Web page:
Chanakya also comes to know that five kings-Chitravarma, King of Kulu, Simhanad, King of Malayadesha, Pushkarakhsa, King of Kashmir, Sindhushena, king of Sindh, Megha king of Persia are five main pillars of the army of Mleccha king.[20][21]

Against Pandavas

According to Swami Parmeshwaranand Mleccha tribe was born from the tail of the celestial cow Nandini, kept by Sasista for sacrificial purposes when there was a fight between Vishvamitra and Vasistha. Mahabharata gives the following information regarding them:-

  • Mleccha who sprang up from the tail of the celestial cow Nandini sent the army of Viswamitra flying in terror.
  • Bhagadatta was the king of mlecchas.
  • Pandavas, like Bhimsean, Nakul and Sahadeva once defeated them.
  • Karna during his world campaign conquered many mlaccha countries.
  • The wealth that remained in the Yagasala of Yudhisthira after the distribution as gifts to Brahmins was taken away by the mlecchas.
  • The melecchas drove angered elephants on the army of the Pandavas.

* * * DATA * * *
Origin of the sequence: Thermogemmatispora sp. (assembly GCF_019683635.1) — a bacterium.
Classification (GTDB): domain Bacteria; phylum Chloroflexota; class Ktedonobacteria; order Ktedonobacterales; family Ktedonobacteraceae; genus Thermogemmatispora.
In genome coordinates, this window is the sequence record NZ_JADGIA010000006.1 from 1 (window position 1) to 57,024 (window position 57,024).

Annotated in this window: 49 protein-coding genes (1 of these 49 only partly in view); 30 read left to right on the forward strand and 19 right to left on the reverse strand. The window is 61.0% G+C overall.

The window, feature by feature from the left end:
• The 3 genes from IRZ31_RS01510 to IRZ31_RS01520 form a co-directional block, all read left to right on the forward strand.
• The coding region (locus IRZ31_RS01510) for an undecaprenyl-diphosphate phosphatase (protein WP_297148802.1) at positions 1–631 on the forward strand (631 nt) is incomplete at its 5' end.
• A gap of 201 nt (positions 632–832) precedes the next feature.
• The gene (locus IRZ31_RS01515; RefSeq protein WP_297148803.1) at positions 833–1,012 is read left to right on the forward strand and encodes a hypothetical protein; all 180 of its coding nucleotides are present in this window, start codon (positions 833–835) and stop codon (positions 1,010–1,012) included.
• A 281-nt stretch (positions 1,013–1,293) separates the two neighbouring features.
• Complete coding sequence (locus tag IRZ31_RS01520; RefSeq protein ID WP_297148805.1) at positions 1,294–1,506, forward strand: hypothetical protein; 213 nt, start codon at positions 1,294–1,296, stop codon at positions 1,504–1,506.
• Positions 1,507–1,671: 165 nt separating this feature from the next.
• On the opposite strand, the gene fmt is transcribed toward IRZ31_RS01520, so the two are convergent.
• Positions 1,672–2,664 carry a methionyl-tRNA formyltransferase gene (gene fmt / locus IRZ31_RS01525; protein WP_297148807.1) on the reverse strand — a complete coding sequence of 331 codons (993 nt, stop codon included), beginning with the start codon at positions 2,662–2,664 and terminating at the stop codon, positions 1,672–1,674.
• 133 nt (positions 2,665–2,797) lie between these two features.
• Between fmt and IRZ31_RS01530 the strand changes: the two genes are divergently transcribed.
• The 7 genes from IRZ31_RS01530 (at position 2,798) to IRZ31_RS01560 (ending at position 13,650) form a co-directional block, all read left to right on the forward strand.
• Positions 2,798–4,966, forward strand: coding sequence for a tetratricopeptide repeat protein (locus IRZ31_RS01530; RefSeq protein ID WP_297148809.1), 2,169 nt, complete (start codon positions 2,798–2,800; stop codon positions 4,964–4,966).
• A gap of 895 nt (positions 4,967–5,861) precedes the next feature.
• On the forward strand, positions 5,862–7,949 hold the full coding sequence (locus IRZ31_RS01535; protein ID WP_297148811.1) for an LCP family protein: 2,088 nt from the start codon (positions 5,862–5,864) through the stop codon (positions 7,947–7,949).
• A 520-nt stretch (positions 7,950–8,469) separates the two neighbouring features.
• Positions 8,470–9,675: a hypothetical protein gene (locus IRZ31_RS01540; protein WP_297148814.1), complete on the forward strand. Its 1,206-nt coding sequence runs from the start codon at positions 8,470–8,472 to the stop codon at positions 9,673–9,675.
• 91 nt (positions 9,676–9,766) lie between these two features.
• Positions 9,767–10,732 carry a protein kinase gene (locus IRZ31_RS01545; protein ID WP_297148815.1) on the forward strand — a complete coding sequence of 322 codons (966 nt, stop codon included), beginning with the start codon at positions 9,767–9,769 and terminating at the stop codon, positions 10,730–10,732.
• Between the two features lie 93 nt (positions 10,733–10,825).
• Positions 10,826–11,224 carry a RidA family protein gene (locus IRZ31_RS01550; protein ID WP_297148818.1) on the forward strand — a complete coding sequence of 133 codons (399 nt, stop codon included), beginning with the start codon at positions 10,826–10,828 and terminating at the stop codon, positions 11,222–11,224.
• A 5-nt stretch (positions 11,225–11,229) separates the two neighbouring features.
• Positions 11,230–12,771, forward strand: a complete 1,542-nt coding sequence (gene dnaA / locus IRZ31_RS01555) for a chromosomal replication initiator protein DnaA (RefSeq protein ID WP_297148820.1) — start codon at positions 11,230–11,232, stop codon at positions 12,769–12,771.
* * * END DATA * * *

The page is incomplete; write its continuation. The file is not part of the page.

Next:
"This shows mlecchas were against Pandavas and Brahmins".[22][23]

Areas of Melecchas

Together with the shift eastwards of the 'pure land' the northern Punjab and trans-Indus region came to be regarded as mleccha-desa'. Later Vedic literature speaks of the western Anava tribes as mlecchas and occupying northern Punjab, Sindh and eastern Rajasthan, as also the eastern Anava tribes occupying parts of Bihar, Bengal and Orissa. The tribes of the north were mlecchas either because they were located on the frontiers such as Gandhara and Kambojas and therefore both their speech and culture had become contaminated and differed from that of aryavart, or else, as in the case of Dravidians, they were once aryas but having forsaken the rituals were regarded to mleccha status.[24]